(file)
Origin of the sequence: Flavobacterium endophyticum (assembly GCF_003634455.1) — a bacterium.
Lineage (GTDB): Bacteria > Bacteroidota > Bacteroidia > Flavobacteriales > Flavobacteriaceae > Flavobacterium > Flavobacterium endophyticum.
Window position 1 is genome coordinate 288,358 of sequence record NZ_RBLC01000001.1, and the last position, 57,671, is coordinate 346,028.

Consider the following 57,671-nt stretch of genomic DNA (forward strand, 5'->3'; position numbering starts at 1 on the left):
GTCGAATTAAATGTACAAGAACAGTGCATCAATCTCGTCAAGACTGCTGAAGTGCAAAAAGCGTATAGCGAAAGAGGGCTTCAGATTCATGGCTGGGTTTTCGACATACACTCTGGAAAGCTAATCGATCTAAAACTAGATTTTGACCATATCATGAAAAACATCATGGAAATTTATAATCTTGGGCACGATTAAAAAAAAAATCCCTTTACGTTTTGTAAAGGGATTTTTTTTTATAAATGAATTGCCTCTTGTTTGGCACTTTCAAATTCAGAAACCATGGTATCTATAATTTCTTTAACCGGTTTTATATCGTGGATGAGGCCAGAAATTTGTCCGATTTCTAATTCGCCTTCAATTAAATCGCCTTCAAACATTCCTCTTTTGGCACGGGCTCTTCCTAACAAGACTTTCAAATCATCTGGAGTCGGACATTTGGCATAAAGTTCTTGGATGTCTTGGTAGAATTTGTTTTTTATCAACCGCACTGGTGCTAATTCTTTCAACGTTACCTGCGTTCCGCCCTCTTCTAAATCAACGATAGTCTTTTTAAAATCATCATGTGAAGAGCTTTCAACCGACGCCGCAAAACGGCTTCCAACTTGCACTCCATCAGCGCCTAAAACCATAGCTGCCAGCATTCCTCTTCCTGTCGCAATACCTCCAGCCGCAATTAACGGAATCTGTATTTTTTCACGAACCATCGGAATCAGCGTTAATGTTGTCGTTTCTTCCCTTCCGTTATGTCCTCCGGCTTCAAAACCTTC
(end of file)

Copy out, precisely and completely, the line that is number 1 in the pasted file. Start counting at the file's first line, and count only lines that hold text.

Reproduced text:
Origin of the sequence: Flavobacterium endophyticum (assembly GCF_003634455.1) — a bacterium.